The Good Is the Enemy of the Consistent

djw has the internal illogic of our culture’s approach to animal cruelty dead to rights, until his second paragraph, that is:

[T]he lives of victims of various forms of animal abuse which are currently illegal (and uncontroversially so) are nowhere near as bad as the lifes of animals in modern factory farming. The law isn’t consistent on animal treatment because we as a society haven’t acheived any logically consistent consensus on how animals should be treated. To insist for consistency in the law before our social norms have reached anything approaching consistency is to put the cart before the horse. Furthermore, if one is convinced that factory farming is a wrong that should not be legally condoned, better to have them inconsistently tolerated in the law, providing a nice rhetorical opening to remind us all of the hypocricy of our toleration of factory farming.

Right; factory farming (and the subsidizing of factory farming) is substantially more immoral than cockfighting or dogfighting, but that doesn’t mean we should allow the latter. In a hypothetical society that allows murder, one shouldn’t legalize maiming just so the laws make sense. But this is just plain wrong:

On the other hand, the existing legal consensus isn’t quite as illogical as it might seem. We may not have anything approaching a social consensus that the cruel treatment of animals is always and forever wrong, but we are moving closer to a consensus that unnecessary cruelty to animals is pretty problematic. One needn’t endorse a strong or even weak version of animal rights to come to this conclusion. Whether–and how–we ought to reform the treatment of animals raised for food and dairy is an important question, but we’re not there yet.

No, the breeding and slaughter of animals for food is pretty clearly unnecessary, not to mention a strong contributor to both global warming and world hunger. Contrary to conventional omnivorous wisdom, “yummy yummy delicious” is not the same thing as “necessary”. Not to compare factory farmers to serial killers, but it’d be pretty creepy to think of Ed Gein and Jeffrey Dahmer as more moral than other killers just because they made use of the products of their crimes. The naturalistic fallacy (“but we evolved to eat meat!”) doesn’t fly either; we evolved to hunt for meat with our bare hands, too, and the only people who do that get Werner Herzog movies made about them.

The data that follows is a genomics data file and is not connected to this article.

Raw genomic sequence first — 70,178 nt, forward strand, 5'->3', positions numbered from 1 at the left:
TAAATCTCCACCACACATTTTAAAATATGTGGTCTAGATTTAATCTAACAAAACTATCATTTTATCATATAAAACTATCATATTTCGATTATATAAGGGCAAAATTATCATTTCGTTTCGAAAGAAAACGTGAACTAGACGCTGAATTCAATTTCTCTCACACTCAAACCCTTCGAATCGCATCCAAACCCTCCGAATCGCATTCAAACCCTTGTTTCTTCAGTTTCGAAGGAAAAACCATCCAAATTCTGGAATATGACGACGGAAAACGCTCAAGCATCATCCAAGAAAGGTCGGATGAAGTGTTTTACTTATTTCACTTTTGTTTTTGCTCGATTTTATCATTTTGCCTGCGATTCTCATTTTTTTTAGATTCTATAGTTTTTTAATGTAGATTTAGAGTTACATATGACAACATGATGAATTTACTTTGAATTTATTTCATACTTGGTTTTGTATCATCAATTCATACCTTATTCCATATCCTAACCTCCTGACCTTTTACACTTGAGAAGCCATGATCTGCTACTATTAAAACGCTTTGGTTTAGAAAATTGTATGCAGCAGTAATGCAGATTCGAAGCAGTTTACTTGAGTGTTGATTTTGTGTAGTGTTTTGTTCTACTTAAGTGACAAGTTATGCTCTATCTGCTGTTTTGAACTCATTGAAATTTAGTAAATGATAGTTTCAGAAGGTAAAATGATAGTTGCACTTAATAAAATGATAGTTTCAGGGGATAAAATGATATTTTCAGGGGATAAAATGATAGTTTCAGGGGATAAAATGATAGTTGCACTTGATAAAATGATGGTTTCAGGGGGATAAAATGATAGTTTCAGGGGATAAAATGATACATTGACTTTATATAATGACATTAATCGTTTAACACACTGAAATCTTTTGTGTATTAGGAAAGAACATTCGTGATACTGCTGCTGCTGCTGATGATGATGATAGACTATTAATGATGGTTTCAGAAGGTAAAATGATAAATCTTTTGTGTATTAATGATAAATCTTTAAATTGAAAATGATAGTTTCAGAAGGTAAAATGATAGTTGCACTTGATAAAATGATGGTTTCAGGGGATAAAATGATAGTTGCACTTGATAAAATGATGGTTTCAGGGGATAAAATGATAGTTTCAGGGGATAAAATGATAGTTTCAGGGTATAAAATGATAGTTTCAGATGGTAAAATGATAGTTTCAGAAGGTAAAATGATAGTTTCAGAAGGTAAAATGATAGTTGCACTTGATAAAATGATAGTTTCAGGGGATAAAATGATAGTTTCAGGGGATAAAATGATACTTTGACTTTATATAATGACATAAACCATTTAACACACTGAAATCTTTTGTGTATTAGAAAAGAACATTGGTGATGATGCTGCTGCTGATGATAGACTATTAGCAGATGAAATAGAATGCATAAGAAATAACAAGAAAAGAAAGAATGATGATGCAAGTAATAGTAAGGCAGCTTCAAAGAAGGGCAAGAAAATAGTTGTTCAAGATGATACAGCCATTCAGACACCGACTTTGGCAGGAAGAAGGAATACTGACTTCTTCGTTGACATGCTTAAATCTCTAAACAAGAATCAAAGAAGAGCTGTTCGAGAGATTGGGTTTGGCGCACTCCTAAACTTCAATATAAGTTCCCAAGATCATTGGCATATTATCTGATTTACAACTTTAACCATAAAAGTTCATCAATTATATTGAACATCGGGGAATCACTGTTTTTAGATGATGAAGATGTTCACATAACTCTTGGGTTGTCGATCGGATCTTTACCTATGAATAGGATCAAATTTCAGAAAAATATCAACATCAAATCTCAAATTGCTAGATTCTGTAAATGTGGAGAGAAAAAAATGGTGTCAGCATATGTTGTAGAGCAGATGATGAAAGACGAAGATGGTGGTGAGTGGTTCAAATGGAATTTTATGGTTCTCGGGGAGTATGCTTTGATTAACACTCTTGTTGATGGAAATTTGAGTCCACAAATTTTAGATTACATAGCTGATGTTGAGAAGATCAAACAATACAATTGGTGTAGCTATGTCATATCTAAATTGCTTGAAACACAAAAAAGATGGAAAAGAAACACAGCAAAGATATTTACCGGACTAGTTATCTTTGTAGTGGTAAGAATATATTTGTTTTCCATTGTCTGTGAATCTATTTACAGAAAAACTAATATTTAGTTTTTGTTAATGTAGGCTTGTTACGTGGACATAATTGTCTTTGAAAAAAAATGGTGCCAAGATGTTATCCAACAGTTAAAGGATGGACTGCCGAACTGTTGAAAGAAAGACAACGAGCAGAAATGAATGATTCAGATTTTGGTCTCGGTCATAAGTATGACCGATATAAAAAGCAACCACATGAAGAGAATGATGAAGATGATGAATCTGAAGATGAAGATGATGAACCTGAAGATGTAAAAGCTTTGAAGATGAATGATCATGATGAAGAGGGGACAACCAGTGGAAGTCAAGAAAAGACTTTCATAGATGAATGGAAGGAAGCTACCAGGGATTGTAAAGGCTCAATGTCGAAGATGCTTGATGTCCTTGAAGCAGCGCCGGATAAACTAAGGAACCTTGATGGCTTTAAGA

Meat eating is yet another thing, like slavery, dueling, and interstate war, that needs to decline as human moral consciousness expands. I agree with djw that we’re not at the point where a ban on meat production can be implemented, but I’m more optimistic that we can take steps in that direction. We can mandate a certain-sized living area per animal in a farm. We can mandate better sanitation levels, and not just ones designed to make the animals’ meat safe for consumption. We can mandate yearly inspections that check on animal living conditions, with inspectors capable of dealing out nontrivial fines and even plant shutdowns if the facilities aren’t up to code. But most importantly, we need a non-fringe coalition that accepts that this is wrong, that the way the world feeds itself today is morally reprehensible. The public face of the animal rights movement, PETA, seems hell-bent on alienating even the most sympathetic meat-eaters, and organizations that are doing good work on this, like the Humane Society, get drowned out. If we’re going to stop factory farming, and eventually meat production altogether, that needs to change.

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